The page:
Kathy Kasey Got Hurt Working At Home Depot …

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Limping Reform

Kathy Kasey Got Hurt Working At Home Depot And The Store Is Skimping On Medical Treatment. Proposed Fixes To Workers’ Comp Law Won’t Be Enough.

January 18, 2007

By Meir Rinde

Home Depot worker Kathy Kasey was moving a washing machine for a customer one day a year and a half ago when she twisted her foot badly. Kasey, who was 59, didn’t worry too much about it. She thought if she went home and rested her feet she’d be okay.

“Sometimes you’ll twist your foot funny and you’ll get a horrible pain, but it goes away in an hour or so,” said Kasey, who worked at the Home Depot in Wallingford. “But it didn’t go away.”

The store sent her to its favored local clinic, which diagnosed a twisted ankle. After a week she got crutches, and then physical therapy, but she says the clinic doctor never even touched her foot, and Home Depot’s insurance company wouldn’t let her visit an orthopedist. Her leg remained swollen, but even so she kept working, dragging herself along the store’s long corridors.

It turned out she had a fracture. But it wasn’t until almost a year after she first hurt herself — a year of fighting with the insurance company, of shuttling back and forth to workers’ compensation hearings — that she finally got extensive surgery, surgery that was “much more” than what she would have needed if she’d gotten proper treatment from the start, she says. Then the insurer balked at paying for a home health aide, even though she was immobilized and lives alone, she said.

In a statement, the Home Depot said state law allows it to give employees a list of doctors from which they may choose, and it defended its decision-making processes, saying, “Request for surgery is subject to utilization review, not dissimilar to requests made through one’s personal health insurance plans for surgery related to non-work related injuries.”

Workers’ compensation does reportedly help many people. At a legislative committee meeting last week, Workers’ Compensation Commission Chairman John Mastropietro said there were more than 53,000 claims in Connecticut last year, 90 percent of which were handled without the state even getting involved.

But that still leaves thousands of claims that involve some kind of dispute every year, including many where workers feel like they’re victims of a system that allows employers and insurers to harass them, to accuse them of lying about their injuries, and to throw up obstacles to proper treatment, all in the name of saving money.

“They feel like they’re being laid siege to by the other side,” Rep. James O’Rourke told Mastropietro at the January 9 meeting. “How often can they be called back for medical reviews and surveilled and dragged back to continued hearings, on and on?”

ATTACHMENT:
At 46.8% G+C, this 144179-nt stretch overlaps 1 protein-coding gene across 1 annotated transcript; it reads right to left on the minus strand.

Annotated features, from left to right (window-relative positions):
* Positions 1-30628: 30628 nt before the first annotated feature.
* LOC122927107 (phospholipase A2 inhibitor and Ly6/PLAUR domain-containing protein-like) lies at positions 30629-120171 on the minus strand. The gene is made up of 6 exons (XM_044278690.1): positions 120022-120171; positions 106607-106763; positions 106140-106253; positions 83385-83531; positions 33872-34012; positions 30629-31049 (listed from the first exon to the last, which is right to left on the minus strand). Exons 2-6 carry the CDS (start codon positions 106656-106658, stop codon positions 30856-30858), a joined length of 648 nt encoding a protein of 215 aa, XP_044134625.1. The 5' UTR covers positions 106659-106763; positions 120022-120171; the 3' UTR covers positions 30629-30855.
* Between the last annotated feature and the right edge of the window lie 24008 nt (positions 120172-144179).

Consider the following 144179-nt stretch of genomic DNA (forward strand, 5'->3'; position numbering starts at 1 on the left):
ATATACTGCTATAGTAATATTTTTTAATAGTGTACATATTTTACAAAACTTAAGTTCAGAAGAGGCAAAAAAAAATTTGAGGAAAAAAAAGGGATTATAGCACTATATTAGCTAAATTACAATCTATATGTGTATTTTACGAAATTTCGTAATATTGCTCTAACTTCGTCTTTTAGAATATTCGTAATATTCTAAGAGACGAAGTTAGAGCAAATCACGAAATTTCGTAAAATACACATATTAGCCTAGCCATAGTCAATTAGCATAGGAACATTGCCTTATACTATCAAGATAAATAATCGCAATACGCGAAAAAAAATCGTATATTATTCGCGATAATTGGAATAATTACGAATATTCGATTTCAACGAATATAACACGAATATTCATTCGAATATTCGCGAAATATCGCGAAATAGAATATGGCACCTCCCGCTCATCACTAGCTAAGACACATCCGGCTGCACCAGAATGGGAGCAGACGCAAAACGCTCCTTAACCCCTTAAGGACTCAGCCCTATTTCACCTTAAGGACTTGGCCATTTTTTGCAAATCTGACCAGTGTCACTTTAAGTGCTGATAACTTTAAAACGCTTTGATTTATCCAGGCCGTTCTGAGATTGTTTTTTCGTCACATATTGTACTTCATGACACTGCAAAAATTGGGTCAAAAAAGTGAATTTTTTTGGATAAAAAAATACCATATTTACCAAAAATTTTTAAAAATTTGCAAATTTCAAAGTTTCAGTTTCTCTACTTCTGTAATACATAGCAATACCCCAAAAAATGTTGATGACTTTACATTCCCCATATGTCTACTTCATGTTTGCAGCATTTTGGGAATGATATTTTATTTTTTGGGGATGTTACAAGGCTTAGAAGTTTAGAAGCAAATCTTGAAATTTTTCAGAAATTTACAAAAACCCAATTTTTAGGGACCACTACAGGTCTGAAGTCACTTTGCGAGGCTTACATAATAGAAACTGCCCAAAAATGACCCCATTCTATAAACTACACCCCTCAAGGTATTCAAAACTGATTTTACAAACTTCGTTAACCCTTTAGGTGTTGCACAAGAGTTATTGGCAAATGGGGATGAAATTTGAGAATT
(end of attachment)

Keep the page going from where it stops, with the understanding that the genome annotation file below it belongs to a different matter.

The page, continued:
Sen. Edith Prague said she wants to make some changes in workers’ compensation law, requiring employers to tell workers about paperwork they should file, and allowing commissioners to order payments for a longer period to injured people. Prague also wants a bigger penalty for insurers who won’t pay up.

It’s unclear whether those changes would help someone like Kathy Kasey, however. The goal of commission hearings is often to tell an insurer it should pay for a treatment, without going as far as a legal order, but as the hearings drag on for weeks, workers can remain undertreated, unemployed and financially vulnerable. Yet when O’Rourke asked Mastropietro whether he needed more power to require payments, he demurred.

“Those are policy decisions where you’re going to have to weigh what we need to do to meet our obligations to injured workers, versus what we need to do to make certain that our employers remain competitive so that they can continue to provide the jobs for these people,” Mastropietro said.

One of the ironies of the workers’ compensation mess is that many companies make concerted efforts to hire more older workers, in part by offering health benefits. Kasey said she found the Home Depot job attractive, after 30 years of earning higher wages as a bartender, in part because it offered health insurance.

She’d spent years in jobs where she had to hoist kegs and break up fights, so she didn’t mind moving washing machines. “Yeah, I’m older, not that I like to think about it,” she said. “I realize I probably can’t do a lot of the things I think I can.”

Labor studies show that, while older employees are hurt less often, when they are injured they heal more slowly and take longer to return to work. At the same time, employers want their insurance companies to keep down workers’ compensation costs, in part by getting employees to return to work as soon as possible.

Home Depot denied it pressures doctors to certify workers as healed. “The associate’s doctor is the sole determiner of whether or not an associate is medically able to perform transitional work,” the company said.

In November, after Kasey’s doctor reported that she was, theoretically, well enough to return to light duty work, Home Depot told her they didn’t have any light duty positions open, and since she was no longer exempt from working, they terminated her.

Her worker’s comp is running out, she’s about to lose her regular health insurance and says she can’t afford to extend it via COBRA. Her house is on the market; if it doesn’t sell by March, she could lose it, she said.

But she expects to reach “maximal medical improvement” in June. She may be fully employable again, and the letter she got informing her she was terminated said she could always reapply for a job with Home Depot.

Click Here For The Original Article Online.



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